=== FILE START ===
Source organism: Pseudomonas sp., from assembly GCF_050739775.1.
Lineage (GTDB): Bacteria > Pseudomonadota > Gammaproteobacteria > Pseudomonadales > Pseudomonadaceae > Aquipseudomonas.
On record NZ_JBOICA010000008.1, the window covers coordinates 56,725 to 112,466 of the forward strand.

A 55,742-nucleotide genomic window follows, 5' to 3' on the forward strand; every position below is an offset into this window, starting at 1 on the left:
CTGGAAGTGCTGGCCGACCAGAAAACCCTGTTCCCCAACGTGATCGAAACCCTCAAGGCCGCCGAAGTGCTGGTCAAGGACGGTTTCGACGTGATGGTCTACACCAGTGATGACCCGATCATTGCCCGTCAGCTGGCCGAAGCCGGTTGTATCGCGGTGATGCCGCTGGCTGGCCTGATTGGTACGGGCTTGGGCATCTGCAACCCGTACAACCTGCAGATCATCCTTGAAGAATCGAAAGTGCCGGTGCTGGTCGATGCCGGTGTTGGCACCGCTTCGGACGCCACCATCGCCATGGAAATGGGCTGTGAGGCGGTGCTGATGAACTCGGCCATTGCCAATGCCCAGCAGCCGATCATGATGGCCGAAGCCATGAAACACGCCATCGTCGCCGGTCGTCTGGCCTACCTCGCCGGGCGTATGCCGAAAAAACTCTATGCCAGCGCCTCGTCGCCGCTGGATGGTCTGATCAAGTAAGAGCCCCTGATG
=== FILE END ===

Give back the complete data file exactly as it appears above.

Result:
Source organism: Pseudomonas sp., from assembly GCF_050739775.1.
Lineage (GTDB): Bacteria > Pseudomonadota > Gammaproteobacteria > Pseudomonadales > Pseudomonadaceae > Aquipseudomonas.
On record NZ_JBOICA010000008.1, the window covers coordinates 56,725 to 112,466 of the forward strand.

A 55,742-nucleotide genomic window follows, 5' to 3' on the forward strand; every position below is an offset into this window, starting at 1 on the left:
CTGGAAGTGCTGGCCGACCAGAAAACCCTGTTCCCCAACGTGATCGAAACCCTCAAGGCCGCCGAAGTGCTGGTCAAGGACGGTTTCGACGTGATGGTCTACACCAGTGATGACCCGATCATTGCCCGTCAGCTGGCCGAAGCCGGTTGTATCGCGGTGATGCCGCTGGCTGGCCTGATTGGTACGGGCTTGGGCATCTGCAACCCGTACAACCTGCAGATCATCCTTGAAGAATCGAAAGTGCCGGTGCTGGTCGATGCCGGTGTTGGCACCGCTTCGGACGCCACCATCGCCATGGAAATGGGCTGTGAGGCGGTGCTGATGAACTCGGCCATTGCCAATGCCCAGCAGCCGATCATGATGGCCGAAGCCATGAAACACGCCATCGTCGCCGGTCGTCTGGCCTACCTCGCCGGGCGTATGCCGAAAAAACTCTATGCCAGCGCCTCGTCGCCGCTGGATGGTCTGATCAAGTAAGAGCCCCTGATG